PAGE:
Sophomore English major Rachel Crawford was awarded a George T. Barthalmus Undergraduate Research Grant on November 5 at the State of North Carolina Undergraduate Research and Creativity Symposium (SNCURCS) held at North Carolina Central University.
“I am still shocked that I received it,” said Crawford. “It feels good to be recognized for my research, especially as a sophomore. It also feels good to be recognized because my research is in the humanities, which is often disregarded as less important than STEM research.”
Crawford will spend this academic year studying the role of the body in theories of identity formation. Through doing this research, she will prepare herself for future coursework in her English major by gaining textual analysis and writing skills, while also helping to narrow down her focus for her Honors thesis next fall. Crawford participates in the Honors program.
“I was inspired to study this topic because in previous research, I noticed that subjectivity is often discussed as if it is somehow distinct from the body, and that just doesn’t make sense, especially if your experiences are significantly impacted by how your body is perceived due to gender, sexuality, race, or disability,” said Crawford.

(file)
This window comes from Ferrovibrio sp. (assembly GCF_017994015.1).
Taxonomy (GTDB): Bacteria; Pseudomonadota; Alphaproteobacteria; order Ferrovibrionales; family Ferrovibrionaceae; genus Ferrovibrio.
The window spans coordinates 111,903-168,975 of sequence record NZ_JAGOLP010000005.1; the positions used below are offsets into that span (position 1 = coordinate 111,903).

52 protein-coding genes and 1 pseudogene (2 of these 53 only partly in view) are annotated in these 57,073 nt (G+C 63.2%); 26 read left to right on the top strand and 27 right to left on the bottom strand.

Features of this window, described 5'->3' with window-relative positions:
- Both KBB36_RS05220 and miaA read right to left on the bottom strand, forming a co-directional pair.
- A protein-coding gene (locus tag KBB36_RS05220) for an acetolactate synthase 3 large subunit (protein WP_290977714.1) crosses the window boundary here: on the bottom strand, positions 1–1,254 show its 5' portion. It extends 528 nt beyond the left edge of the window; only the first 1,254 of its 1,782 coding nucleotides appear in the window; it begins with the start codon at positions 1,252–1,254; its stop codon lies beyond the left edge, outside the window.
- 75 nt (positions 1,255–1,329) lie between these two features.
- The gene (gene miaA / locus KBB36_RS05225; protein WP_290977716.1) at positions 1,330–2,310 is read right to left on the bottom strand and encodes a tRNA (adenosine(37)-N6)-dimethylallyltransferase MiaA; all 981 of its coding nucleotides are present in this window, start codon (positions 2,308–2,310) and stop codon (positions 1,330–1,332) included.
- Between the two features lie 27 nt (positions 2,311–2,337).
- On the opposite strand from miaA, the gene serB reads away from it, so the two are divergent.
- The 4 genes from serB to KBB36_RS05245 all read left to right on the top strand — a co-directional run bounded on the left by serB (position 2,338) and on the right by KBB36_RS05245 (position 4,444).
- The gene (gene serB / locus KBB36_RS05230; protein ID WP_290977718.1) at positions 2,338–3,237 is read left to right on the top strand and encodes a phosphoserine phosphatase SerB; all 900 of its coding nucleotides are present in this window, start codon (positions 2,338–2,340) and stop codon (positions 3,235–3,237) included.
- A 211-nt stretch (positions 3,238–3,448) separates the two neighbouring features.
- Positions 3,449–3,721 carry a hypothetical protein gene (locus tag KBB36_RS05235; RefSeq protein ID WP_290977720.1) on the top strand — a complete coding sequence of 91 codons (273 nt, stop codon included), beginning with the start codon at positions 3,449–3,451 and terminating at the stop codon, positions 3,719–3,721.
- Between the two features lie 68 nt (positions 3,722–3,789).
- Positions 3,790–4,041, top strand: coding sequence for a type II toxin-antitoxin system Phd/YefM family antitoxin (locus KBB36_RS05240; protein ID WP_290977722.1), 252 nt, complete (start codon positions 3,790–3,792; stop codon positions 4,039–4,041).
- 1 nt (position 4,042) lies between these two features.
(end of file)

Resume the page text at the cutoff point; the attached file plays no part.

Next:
As part of her grant, she will be presenting her research at the 2017 SNCURCS, which will be held at Campbell University next fall. As a freshman at Meredith, Crawford conducted undergraduate research on narrative identity, authenticity, and religions in Game of Thrones, and presented her findings at this year’s SNCURCS conference.
The grant is in honor of Dr. George T. Barthalmus, who was a driving force behind the creation of the SNCURCS. He had a passion for encouraging undergraduates to pursue their interests through the process of research. Crawford is one of 10 students to receive the grant, which is awarded to sophomores only. She received $130 to be used for books, materials, and to cover the fees to attend the 2017 SNCURCS conference.
“I am more excited about the honor of being awarded the grant than the money, but it helps to get financial assistance because books, travel, and conference fees can really add up,” said Crawford, who is a Presidential scholar and a member of the Teaching Fellows program.
The grants were developed to promote early involvement in the research process through support of sophomores in a research project of their design. The awards are designed to assist students with development and engagement in undergraduate research.